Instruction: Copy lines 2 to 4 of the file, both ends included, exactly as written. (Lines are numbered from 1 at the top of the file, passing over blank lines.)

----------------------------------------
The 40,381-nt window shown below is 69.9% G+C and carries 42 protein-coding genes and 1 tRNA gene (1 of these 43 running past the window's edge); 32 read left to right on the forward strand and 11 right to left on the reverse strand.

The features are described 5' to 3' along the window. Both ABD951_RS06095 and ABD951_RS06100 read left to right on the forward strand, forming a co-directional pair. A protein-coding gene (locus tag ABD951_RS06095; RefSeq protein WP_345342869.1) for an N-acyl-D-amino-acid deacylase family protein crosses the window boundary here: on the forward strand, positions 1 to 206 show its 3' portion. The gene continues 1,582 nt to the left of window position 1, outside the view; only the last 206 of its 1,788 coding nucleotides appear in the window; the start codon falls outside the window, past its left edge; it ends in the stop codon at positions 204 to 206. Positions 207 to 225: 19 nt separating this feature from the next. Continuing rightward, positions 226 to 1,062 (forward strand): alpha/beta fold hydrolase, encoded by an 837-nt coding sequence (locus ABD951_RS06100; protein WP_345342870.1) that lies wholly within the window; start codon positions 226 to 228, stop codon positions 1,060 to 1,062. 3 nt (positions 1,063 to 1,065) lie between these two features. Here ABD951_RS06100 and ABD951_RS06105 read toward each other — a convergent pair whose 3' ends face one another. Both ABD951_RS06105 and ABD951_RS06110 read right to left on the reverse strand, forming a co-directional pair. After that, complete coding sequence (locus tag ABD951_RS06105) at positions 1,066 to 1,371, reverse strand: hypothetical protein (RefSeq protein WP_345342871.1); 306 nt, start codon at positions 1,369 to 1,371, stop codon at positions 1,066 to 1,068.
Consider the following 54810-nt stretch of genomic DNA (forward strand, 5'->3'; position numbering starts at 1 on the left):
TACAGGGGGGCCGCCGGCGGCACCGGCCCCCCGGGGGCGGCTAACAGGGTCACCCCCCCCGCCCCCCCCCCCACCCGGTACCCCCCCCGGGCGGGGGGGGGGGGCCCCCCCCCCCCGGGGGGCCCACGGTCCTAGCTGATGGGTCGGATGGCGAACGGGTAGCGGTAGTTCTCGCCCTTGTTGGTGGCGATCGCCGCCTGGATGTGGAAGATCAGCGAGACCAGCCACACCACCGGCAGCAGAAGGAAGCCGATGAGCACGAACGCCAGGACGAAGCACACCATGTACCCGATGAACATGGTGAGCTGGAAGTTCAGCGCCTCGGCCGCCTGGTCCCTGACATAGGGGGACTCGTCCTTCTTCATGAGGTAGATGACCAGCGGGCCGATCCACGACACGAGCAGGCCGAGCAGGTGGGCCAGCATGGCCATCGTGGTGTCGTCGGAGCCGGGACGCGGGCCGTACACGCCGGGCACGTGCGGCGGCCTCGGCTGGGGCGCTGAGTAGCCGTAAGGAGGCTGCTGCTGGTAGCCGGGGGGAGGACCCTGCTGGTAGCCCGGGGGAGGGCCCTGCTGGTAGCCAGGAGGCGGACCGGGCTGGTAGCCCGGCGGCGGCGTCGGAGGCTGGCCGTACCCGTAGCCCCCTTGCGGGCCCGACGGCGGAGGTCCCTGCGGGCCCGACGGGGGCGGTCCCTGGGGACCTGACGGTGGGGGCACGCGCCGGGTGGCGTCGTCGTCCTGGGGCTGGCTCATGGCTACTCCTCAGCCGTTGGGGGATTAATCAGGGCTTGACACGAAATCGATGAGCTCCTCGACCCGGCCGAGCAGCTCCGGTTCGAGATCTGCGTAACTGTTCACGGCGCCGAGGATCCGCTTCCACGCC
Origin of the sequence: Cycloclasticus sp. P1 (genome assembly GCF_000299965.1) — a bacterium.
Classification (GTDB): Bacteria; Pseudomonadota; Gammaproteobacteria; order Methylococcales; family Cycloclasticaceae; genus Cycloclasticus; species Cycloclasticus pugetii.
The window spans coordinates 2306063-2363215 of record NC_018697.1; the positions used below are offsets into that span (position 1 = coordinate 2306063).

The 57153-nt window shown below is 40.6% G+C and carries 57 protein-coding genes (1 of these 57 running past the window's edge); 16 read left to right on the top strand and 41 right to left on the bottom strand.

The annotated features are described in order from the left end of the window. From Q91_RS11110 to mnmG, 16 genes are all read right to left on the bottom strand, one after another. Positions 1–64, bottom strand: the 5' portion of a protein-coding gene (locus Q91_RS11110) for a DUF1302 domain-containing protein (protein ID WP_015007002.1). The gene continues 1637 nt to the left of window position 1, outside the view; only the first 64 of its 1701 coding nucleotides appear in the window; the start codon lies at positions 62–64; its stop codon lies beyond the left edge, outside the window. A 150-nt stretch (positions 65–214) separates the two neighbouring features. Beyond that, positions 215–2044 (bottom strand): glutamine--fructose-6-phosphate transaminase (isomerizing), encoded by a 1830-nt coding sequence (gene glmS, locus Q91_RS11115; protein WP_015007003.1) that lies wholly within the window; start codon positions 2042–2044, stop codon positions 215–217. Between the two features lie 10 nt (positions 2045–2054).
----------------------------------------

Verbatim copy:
The features are described 5' to 3' along the window. Both ABD951_RS06095 and ABD951_RS06100 read left to right on the forward strand, forming a co-directional pair. A protein-coding gene (locus tag ABD951_RS06095; RefSeq protein WP_345342869.1) for an N-acyl-D-amino-acid deacylase family protein crosses the window boundary here: on the forward strand, positions 1 to 206 show its 3' portion. The gene continues 1,582 nt to the left of window position 1, outside the view; only the last 206 of its 1,788 coding nucleotides appear in the window; the start codon falls outside the window, past its left edge; it ends in the stop codon at positions 204 to 206. Positions 207 to 225: 19 nt separating this feature from the next. Continuing rightward, positions 226 to 1,062 (forward strand): alpha/beta fold hydrolase, encoded by an 837-nt coding sequence (locus ABD951_RS06100; protein WP_345342870.1) that lies wholly within the window; start codon positions 226 to 228, stop codon positions 1,060 to 1,062. 3 nt (positions 1,063 to 1,065) lie between these two features. Here ABD951_RS06100 and ABD951_RS06105 read toward each other — a convergent pair whose 3' ends face one another. Both ABD951_RS06105 and ABD951_RS06110 read right to left on the reverse strand, forming a co-directional pair. After that, complete coding sequence (locus tag ABD951_RS06105) at positions 1,066 to 1,371, reverse strand: hypothetical protein (RefSeq protein WP_345342871.1); 306 nt, start codon at positions 1,369 to 1,371, stop codon at positions 1,066 to 1,068.
Consider the following 54810-nt stretch of genomic DNA (forward strand, 5'->3'; position numbering starts at 1 on the left):
TACAGGGGGGCCGCCGGCGGCACCGGCCCCCCGGGGGCGGCTAACAGGGTCACCCCCCCCGCCCCCCCCCCCACCCGGTACCCCCCCCGGGCGGGGGGGGGGGGCCCCCCCCCCCCGGGGGGCCCACGGTCCTAGCTGATGGGTCGGATGGCGAACGGGTAGCGGTAGTTCTCGCCCTTGTTGGTGGCGATCGCCGCCTGGATGTGGAAGATCAGCGAGACCAGCCACACCACCGGCAGCAGAAGGAAGCCGATGAGCACGAACGCCAGGACGAAGCACACCATGTACCCGATGAACATGGTGAGCTGGAAGTTCAGCGCCTCGGCCGCCTGGTCCCTGACATAGGGGGACTCGTCCTTCTTCATGAGGTAGATGACCAGCGGGCCGATCCACGACACGAGCAGGCCGAGCAGGTGGGCCAGCATGGCCATCGTGGTGTCGTCGGAGCCGGGACGCGGGCCGTACACGCCGGGCACGTGCGGCGGCCTCGGCTGGGGCGCTGAGTAGCCGTAAGGAGGCTGCTGCTGGTAGCCGGGGGGAGGACCCTGCTGGTAGCCCGGGGGAGGGCCCTGCTGGTAGCCAGGAGGCGGACCGGGCTGGTAGCCCGGCGGCGGCGTCGGAGGCTGGCCGTACCCGTAGCCCCCTTGCGGGCCCGACGGCGGAGGTCCCTGCGGGCCCGACGGGGGCGGTCCCTGGGGACCTGACGGTGGGGGCACGCGCCGGGTGGCGTCGTCGTCCTGGGGCTGGCTCATGGCTACTCCTCAGCCGTTGGGGGATTAATCAGGGCTTGACACGAAATCGATGAGCTCCTCGACCCGGCCGAGCAGCTCCGGTTCGAGATCTGCGTAACTGTTCACGGCGCCGAGGATCCGCTTCCACGCC